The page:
Tuesday — April 7From Sacsaywaman, we headed towards the Sacred Valley — immediate destination: Chinchero. We took a different road this time and found it to be just as scenic as our first two forays into the valley. En route, we stopped at the highest elevation of our trip to date —12,500 ft (~3,810 m). While Vidal and Yoaquin stayed behind to listen to the broadcast of the indictments against Alberto Fujimori, the former president of Perú, we went off to enjoy the scenery and the fresh air. The landscape was breathtaking — orange-red adobe structures set against lush green fields; blue-gray mountains partially hidden by low-lying clouds; fields of purple lupine swaying to and fro in the gentle breeze. I have to admit it wasn’t just the scenery that took our breath away; at this altitude, we had to remind ourselves to slow our pace as we wandered around.
Highest altitude on our trip to date.
A bit of dalliance in the lupine fields.(I’ll digress just long enough to say that by the end of the day, Fujimori was convicted of human rights violations and sentenced to 25 years in prison for his role in the killings and kidnappings by the Grupo Colina death squad during his government's battle against leftist guerrillas in the 1990s. My blog is not a political one, so I won’t get into a debate as to the rightness or wrongness of the sentence.) In his guidebook, Exploring Cusco, Peter Frost notes that Chinchero was the major population center of the Pampa de Anta (Anta Plateau). He goes onto say that some historians believe Chinchero to have been the capital of a small state before the expansion of the Inca Empire. The Inca ruins in town are said to be part of the royal estate of Inca Tupac Yupanqui (aka Topa Inca). In the days before the Spanish arrived, the Inca belief that the rainbow was born here led to Chinchero being known as town of the rainbow.Our first stop in Chinchero was at a weaving cooperative. When we asked Vidal which one we would be visiting, he said, “We have to look for the flag.” Apparently the cooperatives that are open to visitors on any given day so indicate by flying a small flag. I am especially happy that we went to a locally-owned textile center, in our case Awana Wasi, instead of one of the popular commercial operations. That we were the only ones there made the experience that much more personal.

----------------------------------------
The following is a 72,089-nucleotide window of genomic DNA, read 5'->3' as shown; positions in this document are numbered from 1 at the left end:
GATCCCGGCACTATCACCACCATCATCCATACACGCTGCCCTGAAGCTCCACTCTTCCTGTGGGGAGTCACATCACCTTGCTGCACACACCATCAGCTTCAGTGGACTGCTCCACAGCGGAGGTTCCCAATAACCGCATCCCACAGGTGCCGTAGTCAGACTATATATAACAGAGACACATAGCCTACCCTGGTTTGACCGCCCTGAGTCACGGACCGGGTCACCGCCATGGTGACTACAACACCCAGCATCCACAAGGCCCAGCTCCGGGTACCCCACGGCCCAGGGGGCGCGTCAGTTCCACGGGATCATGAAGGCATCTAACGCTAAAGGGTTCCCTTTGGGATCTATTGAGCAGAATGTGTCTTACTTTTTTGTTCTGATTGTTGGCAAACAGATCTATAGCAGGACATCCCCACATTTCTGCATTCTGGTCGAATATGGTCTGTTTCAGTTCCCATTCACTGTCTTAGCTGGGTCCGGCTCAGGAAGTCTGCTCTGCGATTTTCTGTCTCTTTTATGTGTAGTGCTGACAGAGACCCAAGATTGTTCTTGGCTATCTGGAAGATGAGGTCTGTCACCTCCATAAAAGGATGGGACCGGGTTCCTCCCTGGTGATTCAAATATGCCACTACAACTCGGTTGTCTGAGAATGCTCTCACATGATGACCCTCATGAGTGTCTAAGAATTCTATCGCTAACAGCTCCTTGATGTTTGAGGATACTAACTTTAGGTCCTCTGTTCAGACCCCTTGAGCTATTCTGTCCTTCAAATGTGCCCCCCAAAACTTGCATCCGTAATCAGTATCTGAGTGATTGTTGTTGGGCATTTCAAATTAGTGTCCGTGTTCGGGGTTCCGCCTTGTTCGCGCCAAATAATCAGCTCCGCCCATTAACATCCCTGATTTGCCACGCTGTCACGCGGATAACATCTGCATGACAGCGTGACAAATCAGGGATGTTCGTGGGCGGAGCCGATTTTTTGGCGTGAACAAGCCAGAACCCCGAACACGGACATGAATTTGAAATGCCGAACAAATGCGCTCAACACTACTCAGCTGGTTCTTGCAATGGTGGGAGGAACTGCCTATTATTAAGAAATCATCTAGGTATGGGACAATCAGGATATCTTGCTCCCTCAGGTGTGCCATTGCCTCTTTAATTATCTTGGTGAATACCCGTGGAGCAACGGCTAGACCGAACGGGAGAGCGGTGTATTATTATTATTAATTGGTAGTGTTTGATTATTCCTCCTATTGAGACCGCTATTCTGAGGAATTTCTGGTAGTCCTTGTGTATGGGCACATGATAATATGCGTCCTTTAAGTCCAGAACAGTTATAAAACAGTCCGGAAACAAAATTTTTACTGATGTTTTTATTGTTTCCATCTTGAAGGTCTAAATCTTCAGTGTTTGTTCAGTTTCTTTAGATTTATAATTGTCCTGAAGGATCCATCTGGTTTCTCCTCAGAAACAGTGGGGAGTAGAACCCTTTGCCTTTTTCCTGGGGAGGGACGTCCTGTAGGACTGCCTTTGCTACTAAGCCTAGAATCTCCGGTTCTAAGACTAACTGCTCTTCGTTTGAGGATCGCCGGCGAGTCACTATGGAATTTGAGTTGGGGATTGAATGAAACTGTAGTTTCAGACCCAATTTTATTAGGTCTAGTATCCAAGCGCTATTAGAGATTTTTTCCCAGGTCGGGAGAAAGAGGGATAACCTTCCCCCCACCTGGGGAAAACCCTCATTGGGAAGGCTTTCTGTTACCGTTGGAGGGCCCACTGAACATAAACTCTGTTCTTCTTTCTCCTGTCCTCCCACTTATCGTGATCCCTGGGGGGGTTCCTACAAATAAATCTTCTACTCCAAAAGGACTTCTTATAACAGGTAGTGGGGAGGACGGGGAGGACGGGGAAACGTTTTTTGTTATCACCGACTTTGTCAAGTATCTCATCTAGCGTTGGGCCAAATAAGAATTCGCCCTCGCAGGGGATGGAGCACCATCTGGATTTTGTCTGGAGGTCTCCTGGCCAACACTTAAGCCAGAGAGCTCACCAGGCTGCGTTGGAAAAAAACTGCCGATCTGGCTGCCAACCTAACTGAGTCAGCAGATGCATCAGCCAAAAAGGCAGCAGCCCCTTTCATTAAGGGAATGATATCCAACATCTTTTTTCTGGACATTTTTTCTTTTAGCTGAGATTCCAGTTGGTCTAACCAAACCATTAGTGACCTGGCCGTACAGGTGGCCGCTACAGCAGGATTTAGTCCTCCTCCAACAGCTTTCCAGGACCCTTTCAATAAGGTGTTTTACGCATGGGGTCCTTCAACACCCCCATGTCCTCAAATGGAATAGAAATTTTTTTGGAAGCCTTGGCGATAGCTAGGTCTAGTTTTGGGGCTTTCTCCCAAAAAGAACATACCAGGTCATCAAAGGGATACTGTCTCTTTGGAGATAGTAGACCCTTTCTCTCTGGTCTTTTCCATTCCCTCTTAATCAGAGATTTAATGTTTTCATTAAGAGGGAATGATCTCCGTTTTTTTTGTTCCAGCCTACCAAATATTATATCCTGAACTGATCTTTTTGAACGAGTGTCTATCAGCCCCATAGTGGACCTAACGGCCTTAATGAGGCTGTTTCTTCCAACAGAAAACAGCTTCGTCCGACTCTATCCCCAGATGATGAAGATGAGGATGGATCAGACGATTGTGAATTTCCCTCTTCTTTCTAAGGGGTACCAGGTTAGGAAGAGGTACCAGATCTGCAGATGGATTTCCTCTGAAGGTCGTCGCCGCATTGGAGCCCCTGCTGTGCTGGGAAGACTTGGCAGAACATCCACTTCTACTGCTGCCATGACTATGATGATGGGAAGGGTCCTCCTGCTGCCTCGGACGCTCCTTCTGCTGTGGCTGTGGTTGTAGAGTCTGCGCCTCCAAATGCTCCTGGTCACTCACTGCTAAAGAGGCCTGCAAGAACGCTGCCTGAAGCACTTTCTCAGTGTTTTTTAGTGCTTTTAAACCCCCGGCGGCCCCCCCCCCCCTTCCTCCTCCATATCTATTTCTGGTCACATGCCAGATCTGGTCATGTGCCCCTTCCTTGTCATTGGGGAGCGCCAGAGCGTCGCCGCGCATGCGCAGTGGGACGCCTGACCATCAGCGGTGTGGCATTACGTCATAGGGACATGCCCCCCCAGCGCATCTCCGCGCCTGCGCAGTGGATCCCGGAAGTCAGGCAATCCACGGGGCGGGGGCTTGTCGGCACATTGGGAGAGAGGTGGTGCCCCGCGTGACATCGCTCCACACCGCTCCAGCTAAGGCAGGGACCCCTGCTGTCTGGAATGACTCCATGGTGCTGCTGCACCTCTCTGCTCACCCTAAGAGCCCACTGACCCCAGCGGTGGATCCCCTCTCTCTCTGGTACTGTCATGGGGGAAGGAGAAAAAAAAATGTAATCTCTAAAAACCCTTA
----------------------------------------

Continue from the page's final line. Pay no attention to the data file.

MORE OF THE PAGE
We’re greeted by some of the weavers of Awana Wasi.
(left to right: Inez; Amelia and her son, Wayra;
and a young girl who was too shy to introduce herself)
Inez demonstrates how adding salt to the dye
changes the color from purple to red.
Lydia demonstrates how she weaves a table runner.Our visit concluded with us browsing the stalls set up along the edge of the courtyard. There were items brought from outside and some that were commercially made, but we asked them to show us only those things they had made themselves. I pointed out the things that I was interested in and let Mui, the master of bargaining, go to work. It turned out to be another win-win session all around.
Lucy and Mui bargaining over the price of a table runner.
(photo by Vidal)
The design on this wall tapestry represents Tumi;
it is a symbol of good luck, and some say the god of health and medicine.
Fabric goods from Awana Wasi — some are for us, others are gifts.
(The dolls in a pouch is a gift from one of the weavers.)